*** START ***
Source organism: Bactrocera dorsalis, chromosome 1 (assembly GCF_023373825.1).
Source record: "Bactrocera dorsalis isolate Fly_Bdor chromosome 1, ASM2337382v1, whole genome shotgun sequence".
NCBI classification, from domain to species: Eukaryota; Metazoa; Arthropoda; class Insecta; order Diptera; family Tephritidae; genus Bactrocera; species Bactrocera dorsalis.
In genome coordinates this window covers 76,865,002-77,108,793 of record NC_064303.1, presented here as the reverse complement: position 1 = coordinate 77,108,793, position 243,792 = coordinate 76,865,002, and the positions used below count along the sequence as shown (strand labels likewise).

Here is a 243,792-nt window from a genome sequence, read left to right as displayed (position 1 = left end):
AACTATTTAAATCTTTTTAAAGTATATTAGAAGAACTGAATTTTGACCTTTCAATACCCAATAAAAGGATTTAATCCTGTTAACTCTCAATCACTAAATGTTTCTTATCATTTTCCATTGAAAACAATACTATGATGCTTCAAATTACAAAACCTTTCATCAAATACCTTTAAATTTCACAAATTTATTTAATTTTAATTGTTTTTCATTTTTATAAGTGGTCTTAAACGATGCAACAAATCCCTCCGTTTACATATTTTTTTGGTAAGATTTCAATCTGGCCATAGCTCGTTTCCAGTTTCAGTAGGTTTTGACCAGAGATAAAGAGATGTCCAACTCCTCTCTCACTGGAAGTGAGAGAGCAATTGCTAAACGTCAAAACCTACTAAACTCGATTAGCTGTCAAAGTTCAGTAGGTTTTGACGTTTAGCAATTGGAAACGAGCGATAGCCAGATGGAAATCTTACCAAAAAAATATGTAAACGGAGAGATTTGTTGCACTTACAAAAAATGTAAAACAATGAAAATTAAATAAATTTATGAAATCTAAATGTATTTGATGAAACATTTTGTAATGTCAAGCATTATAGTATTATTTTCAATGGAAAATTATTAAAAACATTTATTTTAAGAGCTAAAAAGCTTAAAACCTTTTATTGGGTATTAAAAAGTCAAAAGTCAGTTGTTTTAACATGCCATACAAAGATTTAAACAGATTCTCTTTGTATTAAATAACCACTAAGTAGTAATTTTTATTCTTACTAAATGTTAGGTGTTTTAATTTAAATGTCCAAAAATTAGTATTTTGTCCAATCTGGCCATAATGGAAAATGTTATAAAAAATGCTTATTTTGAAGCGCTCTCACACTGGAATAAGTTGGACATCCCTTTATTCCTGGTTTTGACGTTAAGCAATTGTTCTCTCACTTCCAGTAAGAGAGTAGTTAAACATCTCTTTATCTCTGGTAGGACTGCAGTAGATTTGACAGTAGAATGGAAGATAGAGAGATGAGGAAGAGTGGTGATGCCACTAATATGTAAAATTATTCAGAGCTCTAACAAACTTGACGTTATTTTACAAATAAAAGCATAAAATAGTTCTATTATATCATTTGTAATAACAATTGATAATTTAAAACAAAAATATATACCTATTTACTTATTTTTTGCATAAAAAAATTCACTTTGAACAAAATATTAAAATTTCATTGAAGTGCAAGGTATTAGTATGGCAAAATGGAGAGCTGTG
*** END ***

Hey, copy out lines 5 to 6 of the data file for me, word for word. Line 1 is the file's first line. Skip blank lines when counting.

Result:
Here is a 243,792-nt window from a genome sequence, read left to right as displayed (position 1 = left end):
AACTATTTAAATCTTTTTAAAGTATATTAGAAGAACTGAATTTTGACCTTTCAATACCCAATAAAAGGATTTAATCCTGTTAACTCTCAATCACTAAATGTTTCTTATCATTTTCCATTGAAAACAATACTATGATGCTTCAAATTACAAAACCTTTCATCAAATACCTTTAAATTTCACAAATTTATTTAATTTTAATTGTTTTTCATTTTTATAAGTGGTCTTAAACGATGCAACAAATCCCTCCGTTTACATATTTTTTTGGTAAGATTTCAATCTGGCCATAGCTCGTTTCCAGTTTCAGTAGGTTTTGACCAGAGATAAAGAGATGTCCAACTCCTCTCTCACTGGAAGTGAGAGAGCAATTGCTAAACGTCAAAACCTACTAAACTCGATTAGCTGTCAAAGTTCAGTAGGTTTTGACGTTTAGCAATTGGAAACGAGCGATAGCCAGATGGAAATCTTACCAAAAAAATATGTAAACGGAGAGATTTGTTGCACTTACAAAAAATGTAAAACAATGAAAATTAAATAAATTTATGAAATCTAAATGTATTTGATGAAACATTTTGTAATGTCAAGCATTATAGTATTATTTTCAATGGAAAATTATTAAAAACATTTATTTTAAGAGCTAAAAAGCTTAAAACCTTTTATTGGGTATTAAAAAGTCAAAAGTCAGTTGTTTTAACATGCCATACAAAGATTTAAACAGATTCTCTTTGTATTAAATAACCACTAAGTAGTAATTTTTATTCTTACTAAATGTTAGGTGTTTTAATTTAAATGTCCAAAAATTAGTATTTTGTCCAATCTGGCCATAATGGAAAATGTTATAAAAAATGCTTATTTTGAAGCGCTCTCACACTGGAATAAGTTGGACATCCCTTTATTCCTGGTTTTGACGTTAAGCAATTGTTCTCTCACTTCCAGTAAGAGAGTAGTTAAACATCTCTTTATCTCTGGTAGGACTGCAGTAGATTTGACAGTAGAATGGAAGATAGAGAGATGAGGAAGAGTGGTGATGCCACTAATATGTAAAATTATTCAGAGCTCTAACAAACTTGACGTTATTTTACAAATAAAAGCATAAAATAGTTCTATTATATCATTTGTAATAACAATTGATAATTTAAAACAAAAATATATACCTATTTACTTATTTTTTGCATAAAAAAATTCACTTTGAACAAAATATTAAAATTTCATTGAAGTGCAAGGTATTAGTATGGCAAAATGGAGAGCTGTG